Another key definition is that of an "accessory", which is an article which is not itself a medical device but is intended specifically by its manufacturer to be used together with a medical device as intended by its manufacturer. Accessories are also regulated by the UK MDR 2002.

Femtech apps or connected products are software driven. As can be seen from the definition of "medical device" above, standalone software, as well as software intended by its manufacturer to be used specifically for diagnostic and/or therapeutic purposes, are expressly referred to. In other words, software can qualify as a medical device.

The qualification of software as a medical device or accessory can be quite complicated and the MHRA has produced guidance on medical device standalone software, including apps. This provides examples, flowcharts and decision trees (MHRA Standalone Software Guidance), which can help manufacturers assess whether their software or apps are likely to qualify as a medical device or an accessory in Great Britain.

Taking the "control of conception" limb in the definition of medical device as an example, the MHRA's Standalone Software Guidance provide a couple of examples where such software relating to conception may qualify as a medical device. Specifically:

  • apps intended to facilitate conception and enable contraception based on basal body temperature, and
  • standalone software application for conception and contraception using data entered by the patient.

Apps and software that just replace a written diary or log to track or display data related to a woman's menstrual cycle are unlikely to qualify as a medical device. This would, however, require an assessment of how the data is presented and whether that data is analysed to produce new data in a manner that might qualify as a medical device. 

Pregnancy test kits will usually qualify as in vitro diagnostic devices (IVDs). In broad terms, IVDs are medical devices that are reagents, reagent products, calibrators, control materials, kits, instruments, apparatus, equipment or systems, whether used alone or in combination that are intended by the manufacturer to be used in vitro for the examination of specimens derived from the human body solely or principally for the purpose of providing information:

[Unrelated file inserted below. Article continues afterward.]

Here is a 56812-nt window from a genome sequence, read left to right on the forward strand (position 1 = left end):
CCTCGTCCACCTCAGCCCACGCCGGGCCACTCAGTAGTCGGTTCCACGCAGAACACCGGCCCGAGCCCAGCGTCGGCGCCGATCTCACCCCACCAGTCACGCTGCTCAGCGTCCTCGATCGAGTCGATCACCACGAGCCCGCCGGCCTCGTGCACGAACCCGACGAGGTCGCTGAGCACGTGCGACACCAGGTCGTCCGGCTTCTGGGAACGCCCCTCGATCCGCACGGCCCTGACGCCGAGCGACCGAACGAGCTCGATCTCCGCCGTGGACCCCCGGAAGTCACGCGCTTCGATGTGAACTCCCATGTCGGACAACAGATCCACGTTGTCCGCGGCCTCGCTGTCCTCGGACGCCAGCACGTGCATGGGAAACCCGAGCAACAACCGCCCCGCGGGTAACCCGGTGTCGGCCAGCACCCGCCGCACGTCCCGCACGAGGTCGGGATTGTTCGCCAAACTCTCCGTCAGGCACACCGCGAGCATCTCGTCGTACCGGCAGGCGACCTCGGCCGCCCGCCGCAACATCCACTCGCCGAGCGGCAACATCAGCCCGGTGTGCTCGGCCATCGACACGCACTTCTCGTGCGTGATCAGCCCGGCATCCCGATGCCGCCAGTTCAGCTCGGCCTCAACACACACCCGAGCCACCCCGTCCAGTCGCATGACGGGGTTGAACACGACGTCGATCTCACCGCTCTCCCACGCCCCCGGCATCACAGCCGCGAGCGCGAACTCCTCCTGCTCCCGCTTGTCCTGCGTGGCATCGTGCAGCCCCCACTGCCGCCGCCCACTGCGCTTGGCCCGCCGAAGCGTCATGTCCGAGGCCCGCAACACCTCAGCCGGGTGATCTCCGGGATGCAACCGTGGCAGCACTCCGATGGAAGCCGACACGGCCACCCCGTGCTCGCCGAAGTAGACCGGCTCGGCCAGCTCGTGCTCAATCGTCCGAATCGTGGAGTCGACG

• concerning a physiological or pathological state
  • concerning a congenital abnormality
  • to determine the safety and compatibility of donations with potential recipients, or
  • to monitor therapeutic measures. 

With IVDs, the specimen is not returned to the body. 

Breast pumps and feminine hygiene products for the Great Britain market are not generally considered to be medical devices by the MHRA. That said, as noted above, the MHRA will consider a number of factors in deciding the qualification of the product, including the intended purpose and claims made in relation to the product. 

A number of changes to the medical device regulatory framework have been introduced following Brexit, but CE marking under the EU medical device legislation will continue to be recognised in Great Britain until 30 June 2023. A new UKCA marking system will operate in parallel on a voluntary basis, which will become mandatory on 1 July 2023. Regardless of whether the device is CE marked or UKCA marked, medical devices (including general medical devices, active implantable medical devices and IVDs) placed on the Great Britain market are required to be registered with the MHRA according to the relevant grace periods for registering. Manufacturers based outside the UK will also need to appoint a UK Responsible Person for products placed on the Great Britain market. 

Northern Ireland

The regulatory framework in Northern Ireland remains aligned with the European Union and the EU Medical Device Regulation (Regulation (EU) 2017/745; EU MDR) has applied in Northern Ireland since May 2021, as transposed in the UK MDR 2002. In the case of IVDs, the EU In Vitro Diagnostic Medical Device Regulation (Regulation 2017/746; EU IVDR) will replace the current rules under Directive 98/79/EC from 26 May 2022.

The definition of "medical device" in the UK MDR 2002 as applicable to Northern Ireland refers to the definition set out in Article 2(1) of the EU MDR. The EU MDR definition of is slightly broader than the definition that applies in Great Britain. For example, the EU MDR definition expressly deems "devices for the control or support of conception" to be medical devices. There are also new classification rules introduced, such as Rule 11 that applies to software. The requirements on manufacturers (as well as importers and distributors) are more onerous under the EU MDR (and IVDR) than the three EU Directives that they replace, so understanding the requirements of the EU MDR and engaging with the requirements early on will assist manufacturers planning to launch in Northern Ireland (or the EU).